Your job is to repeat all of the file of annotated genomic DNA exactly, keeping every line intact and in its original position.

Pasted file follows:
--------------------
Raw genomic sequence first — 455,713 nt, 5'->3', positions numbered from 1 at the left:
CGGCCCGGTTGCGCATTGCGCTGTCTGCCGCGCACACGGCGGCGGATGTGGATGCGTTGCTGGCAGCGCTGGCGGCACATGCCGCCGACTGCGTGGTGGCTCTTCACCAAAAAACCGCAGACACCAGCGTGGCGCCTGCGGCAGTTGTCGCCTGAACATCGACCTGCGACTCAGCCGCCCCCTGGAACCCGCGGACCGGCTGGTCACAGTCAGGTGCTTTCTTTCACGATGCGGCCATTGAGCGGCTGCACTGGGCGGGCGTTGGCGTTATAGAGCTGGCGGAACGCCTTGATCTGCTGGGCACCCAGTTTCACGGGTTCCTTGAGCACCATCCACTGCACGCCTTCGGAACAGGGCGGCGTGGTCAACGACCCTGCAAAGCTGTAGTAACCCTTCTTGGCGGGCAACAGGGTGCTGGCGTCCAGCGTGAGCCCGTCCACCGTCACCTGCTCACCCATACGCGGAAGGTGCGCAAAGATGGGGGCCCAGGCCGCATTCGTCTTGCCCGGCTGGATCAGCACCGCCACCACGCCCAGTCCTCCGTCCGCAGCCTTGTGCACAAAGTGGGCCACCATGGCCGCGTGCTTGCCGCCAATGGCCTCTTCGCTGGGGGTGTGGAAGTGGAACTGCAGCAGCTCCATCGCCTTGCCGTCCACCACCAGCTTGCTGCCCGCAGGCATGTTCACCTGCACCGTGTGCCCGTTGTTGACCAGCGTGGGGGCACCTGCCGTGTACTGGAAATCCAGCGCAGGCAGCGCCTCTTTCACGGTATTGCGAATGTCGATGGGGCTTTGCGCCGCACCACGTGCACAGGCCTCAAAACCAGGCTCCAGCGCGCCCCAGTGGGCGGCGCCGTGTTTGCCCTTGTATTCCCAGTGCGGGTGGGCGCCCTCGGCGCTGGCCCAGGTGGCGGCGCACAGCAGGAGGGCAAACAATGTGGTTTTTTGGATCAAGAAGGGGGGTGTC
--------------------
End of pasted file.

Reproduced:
Raw genomic sequence first — 455,713 nt, 5'->3', positions numbered from 1 at the left:
CGGCCCGGTTGCGCATTGCGCTGTCTGCCGCGCACACGGCGGCGGATGTGGATGCGTTGCTGGCAGCGCTGGCGGCACATGCCGCCGACTGCGTGGTGGCTCTTCACCAAAAAACCGCAGACACCAGCGTGGCGCCTGCGGCAGTTGTCGCCTGAACATCGACCTGCGACTCAGCCGCCCCCTGGAACCCGCGGACCGGCTGGTCACAGTCAGGTGCTTTCTTTCACGATGCGGCCATTGAGCGGCTGCACTGGGCGGGCGTTGGCGTTATAGAGCTGGCGGAACGCCTTGATCTGCTGGGCACCCAGTTTCACGGGTTCCTTGAGCACCATCCACTGCACGCCTTCGGAACAGGGCGGCGTGGTCAACGACCCTGCAAAGCTGTAGTAACCCTTCTTGGCGGGCAACAGGGTGCTGGCGTCCAGCGTGAGCCCGTCCACCGTCACCTGCTCACCCATACGCGGAAGGTGCGCAAAGATGGGGGCCCAGGCCGCATTCGTCTTGCCCGGCTGGATCAGCACCGCCACCACGCCCAGTCCTCCGTCCGCAGCCTTGTGCACAAAGTGGGCCACCATGGCCGCGTGCTTGCCGCCAATGGCCTCTTCGCTGGGGGTGTGGAAGTGGAACTGCAGCAGCTCCATCGCCTTGCCGTCCACCACCAGCTTGCTGCCCGCAGGCATGTTCACCTGCACCGTGTGCCCGTTGTTGACCAGCGTGGGGGCACCTGCCGTGTACTGGAAATCCAGCGCAGGCAGCGCCTCTTTCACGGTATTGCGAATGTCGATGGGGCTTTGCGCCGCACCACGTGCACAGGCCTCAAAACCAGGCTCCAGCGCGCCCCAGTGGGCGGCGCCGTGTTTGCCCTTGTATTCCCAGTGCGGGTGGGCGCCCTCGGCGCTGGCCCAGGTGGCGGCGCACAGCAGGAGGGCAAACAATGTGGTTTTTTGGATCAAGAAGGGGGGTGTC